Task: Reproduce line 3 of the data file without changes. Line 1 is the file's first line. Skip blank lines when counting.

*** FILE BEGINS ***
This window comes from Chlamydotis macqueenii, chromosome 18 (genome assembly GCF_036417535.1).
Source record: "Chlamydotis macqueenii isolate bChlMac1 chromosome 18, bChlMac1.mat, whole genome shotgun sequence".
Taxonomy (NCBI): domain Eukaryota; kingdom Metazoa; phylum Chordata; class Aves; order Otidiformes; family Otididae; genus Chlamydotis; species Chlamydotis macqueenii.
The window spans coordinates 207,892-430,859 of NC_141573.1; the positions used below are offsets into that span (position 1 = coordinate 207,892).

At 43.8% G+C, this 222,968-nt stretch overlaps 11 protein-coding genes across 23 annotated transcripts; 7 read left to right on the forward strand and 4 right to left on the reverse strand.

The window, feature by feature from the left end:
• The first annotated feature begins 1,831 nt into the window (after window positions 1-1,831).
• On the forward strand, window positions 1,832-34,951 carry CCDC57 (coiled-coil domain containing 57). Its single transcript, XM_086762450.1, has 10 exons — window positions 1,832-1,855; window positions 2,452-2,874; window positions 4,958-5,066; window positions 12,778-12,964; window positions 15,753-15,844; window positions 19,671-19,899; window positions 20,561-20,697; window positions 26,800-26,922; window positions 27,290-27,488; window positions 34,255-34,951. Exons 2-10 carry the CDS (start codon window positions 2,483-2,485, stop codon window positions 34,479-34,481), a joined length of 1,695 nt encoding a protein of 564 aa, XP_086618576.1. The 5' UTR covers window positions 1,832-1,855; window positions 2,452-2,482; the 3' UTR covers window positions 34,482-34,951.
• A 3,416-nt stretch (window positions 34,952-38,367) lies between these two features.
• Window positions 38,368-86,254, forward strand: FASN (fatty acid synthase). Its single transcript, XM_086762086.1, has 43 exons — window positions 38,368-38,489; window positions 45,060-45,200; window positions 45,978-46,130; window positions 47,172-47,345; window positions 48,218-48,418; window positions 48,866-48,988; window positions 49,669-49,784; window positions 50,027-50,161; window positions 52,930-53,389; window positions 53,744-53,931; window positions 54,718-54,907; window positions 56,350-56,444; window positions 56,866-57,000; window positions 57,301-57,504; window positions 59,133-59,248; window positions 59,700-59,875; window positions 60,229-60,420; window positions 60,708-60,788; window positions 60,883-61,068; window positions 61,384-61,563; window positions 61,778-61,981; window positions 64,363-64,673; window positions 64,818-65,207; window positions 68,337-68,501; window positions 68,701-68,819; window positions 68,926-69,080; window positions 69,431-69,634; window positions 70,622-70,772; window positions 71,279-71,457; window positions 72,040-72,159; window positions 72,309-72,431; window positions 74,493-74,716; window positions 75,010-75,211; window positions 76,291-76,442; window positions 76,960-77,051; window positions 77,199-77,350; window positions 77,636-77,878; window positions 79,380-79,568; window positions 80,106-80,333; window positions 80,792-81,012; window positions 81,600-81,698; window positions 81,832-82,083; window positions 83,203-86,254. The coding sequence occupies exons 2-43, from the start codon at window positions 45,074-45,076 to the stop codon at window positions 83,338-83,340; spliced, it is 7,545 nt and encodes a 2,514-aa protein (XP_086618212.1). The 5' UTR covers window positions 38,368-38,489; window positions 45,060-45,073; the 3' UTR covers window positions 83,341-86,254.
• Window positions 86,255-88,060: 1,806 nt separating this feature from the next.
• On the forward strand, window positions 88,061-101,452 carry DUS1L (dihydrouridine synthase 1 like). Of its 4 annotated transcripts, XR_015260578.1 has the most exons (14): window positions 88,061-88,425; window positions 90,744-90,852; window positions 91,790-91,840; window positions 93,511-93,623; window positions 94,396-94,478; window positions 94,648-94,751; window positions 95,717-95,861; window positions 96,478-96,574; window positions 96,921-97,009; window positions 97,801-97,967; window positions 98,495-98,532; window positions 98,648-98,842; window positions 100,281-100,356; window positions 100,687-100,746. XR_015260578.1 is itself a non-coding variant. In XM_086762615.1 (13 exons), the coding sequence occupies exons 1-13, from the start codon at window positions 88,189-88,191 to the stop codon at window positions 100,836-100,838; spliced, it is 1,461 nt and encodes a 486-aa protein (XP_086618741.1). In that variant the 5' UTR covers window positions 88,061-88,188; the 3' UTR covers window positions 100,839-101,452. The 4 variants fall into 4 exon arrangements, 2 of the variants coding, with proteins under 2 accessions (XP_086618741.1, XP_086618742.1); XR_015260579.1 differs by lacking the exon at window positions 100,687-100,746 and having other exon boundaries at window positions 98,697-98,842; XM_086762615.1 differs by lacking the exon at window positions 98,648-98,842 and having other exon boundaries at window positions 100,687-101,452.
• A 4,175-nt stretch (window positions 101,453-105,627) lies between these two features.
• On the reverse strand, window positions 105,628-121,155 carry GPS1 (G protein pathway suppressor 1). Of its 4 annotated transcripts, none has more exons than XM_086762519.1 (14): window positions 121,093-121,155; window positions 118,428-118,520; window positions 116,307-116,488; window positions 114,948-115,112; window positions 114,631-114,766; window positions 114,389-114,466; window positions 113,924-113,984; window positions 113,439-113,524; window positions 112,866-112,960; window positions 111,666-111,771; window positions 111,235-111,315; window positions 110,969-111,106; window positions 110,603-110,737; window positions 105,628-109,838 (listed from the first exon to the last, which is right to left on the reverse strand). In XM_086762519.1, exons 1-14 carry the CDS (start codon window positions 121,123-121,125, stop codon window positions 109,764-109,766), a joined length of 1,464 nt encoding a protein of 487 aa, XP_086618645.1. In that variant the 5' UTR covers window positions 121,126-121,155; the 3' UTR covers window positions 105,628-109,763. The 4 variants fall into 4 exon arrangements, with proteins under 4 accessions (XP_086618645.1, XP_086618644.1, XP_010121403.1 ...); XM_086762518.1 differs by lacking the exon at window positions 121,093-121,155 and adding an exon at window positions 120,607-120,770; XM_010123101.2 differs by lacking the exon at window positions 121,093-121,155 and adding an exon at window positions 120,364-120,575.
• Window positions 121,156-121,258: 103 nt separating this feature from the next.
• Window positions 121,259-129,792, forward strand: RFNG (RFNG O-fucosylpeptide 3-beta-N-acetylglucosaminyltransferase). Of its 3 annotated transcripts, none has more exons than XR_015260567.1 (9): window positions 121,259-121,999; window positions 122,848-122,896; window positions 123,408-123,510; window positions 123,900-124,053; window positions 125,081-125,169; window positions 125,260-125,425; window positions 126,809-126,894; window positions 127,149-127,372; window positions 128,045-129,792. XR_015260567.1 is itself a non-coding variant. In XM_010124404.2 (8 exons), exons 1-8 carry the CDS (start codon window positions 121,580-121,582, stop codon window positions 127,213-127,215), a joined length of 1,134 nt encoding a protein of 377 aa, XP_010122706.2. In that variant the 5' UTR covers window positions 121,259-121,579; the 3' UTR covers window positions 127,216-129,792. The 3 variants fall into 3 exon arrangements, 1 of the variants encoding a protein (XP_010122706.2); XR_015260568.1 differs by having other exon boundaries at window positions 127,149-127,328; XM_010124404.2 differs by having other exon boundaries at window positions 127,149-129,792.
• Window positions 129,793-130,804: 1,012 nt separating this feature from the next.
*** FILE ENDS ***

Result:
Taxonomy (NCBI): domain Eukaryota; kingdom Metazoa; phylum Chordata; class Aves; order Otidiformes; family Otididae; genus Chlamydotis; species Chlamydotis macqueenii.